Pressure Sensors – A pressure sensor is used to measure pressure that is above or below a pre-set figure at the sensing location. The pressure sensor is directly installed into ducts, pipes, tanks, sumps, reservoirs or gearboxes in the aircraft.
Modern aircraft sensors play a critical role in the flight economy and safety of the aircraft, its passengers and the cargo it carries. There are several types of sensors used in modern aircraft.
Temperature Sensors – As the name suggests, these are sensors used to measure the temperature of various engine components within the aircraft. Temperature sensors are usually used to record Cylinder Head Temperature (CHT), Exhaust Gas Temperature (EGT), Engine Oil Temperature (EOT), Fuel Temperature (FT), Hydraulic Fluid Temperature (HFT) etc.
These sensors usually work on the Resistance Temperature Detector (RTD) principle which essentially means that change in resistance (ohms) in a metal amalgam is directly proportional to temperature changes applied to it. So when an electrical current is passes through it, the change in resistance is calibrated and displayed as temperature of that particular component at the point where the sensor is placed.
Liquid Level Sensors – A liquid level sensor is generally mounted in thermowells and directly installed into reservoirs, tanks, sumps and gearboxes in the aircraft. These sensors are generally available as single point or multiple point interface elements or liquid levels and connected to onboard display units in the cockpit.
Flow Sensors – As the name suggests, a flow sensor is used to monitor the flow rate or any liquid be it aviation fuel or oil. The flow sensor is mounted within a thermowell and it might also contain an electronics unit that connects to a Electronic Data Management Systems. The flow sensor is usually directly installed into pipe that carries the liquid for which the flow rate is being measured.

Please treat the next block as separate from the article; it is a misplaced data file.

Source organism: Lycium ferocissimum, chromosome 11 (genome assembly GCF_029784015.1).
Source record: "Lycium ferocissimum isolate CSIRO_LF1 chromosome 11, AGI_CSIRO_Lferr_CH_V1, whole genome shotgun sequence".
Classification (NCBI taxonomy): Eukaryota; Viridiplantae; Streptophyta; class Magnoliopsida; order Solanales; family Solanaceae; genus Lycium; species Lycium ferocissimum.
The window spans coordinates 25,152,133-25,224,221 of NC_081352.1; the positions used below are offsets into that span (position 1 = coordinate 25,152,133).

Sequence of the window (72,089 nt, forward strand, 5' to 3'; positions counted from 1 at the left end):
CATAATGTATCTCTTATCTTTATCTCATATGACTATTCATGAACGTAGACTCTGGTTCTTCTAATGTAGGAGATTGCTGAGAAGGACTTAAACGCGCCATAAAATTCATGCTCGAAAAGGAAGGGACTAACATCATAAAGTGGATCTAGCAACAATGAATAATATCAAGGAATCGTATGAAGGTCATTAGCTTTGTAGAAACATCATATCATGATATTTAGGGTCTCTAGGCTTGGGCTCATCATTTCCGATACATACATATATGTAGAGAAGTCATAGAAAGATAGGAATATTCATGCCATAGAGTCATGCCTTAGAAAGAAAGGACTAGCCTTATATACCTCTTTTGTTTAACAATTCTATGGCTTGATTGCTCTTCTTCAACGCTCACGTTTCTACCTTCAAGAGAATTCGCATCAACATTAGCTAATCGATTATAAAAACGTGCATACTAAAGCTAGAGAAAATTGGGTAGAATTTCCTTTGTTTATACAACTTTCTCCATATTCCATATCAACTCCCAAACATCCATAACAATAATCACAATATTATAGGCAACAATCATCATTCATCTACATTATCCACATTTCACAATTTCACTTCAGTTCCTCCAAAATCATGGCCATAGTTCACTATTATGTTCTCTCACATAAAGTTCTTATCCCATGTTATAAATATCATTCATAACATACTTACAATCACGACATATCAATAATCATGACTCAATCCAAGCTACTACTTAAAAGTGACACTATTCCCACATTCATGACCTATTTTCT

Pressure Sensors – A pressure sensor is used to measure pressure that is above or below a pre-set figure at the sensing location. The pressure sensor is directly installed into ducts, pipes, tanks, sumps, reservoirs or gearboxes in the aircraft. It can be specified to indicate either absolute or differential pressure.
Proximity Sensors – Proximity sensors are usually used to confirm the status of something that opens or closes e.g. doors, landing gear door, cargo bay door and so forth. It is also used to confirm if the landing gear is extended or retracted.
RPM Sensor – The aircraft spark plugs are powered by a mini power generator in the form of a Bendix Magneto generator. The Bendix Magneto is essentially a small generator with a transformer, breaker switch and a distributor to guide the high voltage to the spark plugs. It is important that this magnet rotate within the prescribed range and to confirm this, you need the Avionic Instruments which is a small cylindrical device that plugs into the magneto and provides a feedback to the RMP display unit in the cockpit.
Together, all these sensors provide critical information to the pilots and the pilots can either concentrate on flying when every reading is in the green or, take corrective action as required if one or more sensor provides abnormal feedback. The sensors therefore, have a direct bearing on the safety of the aircraft.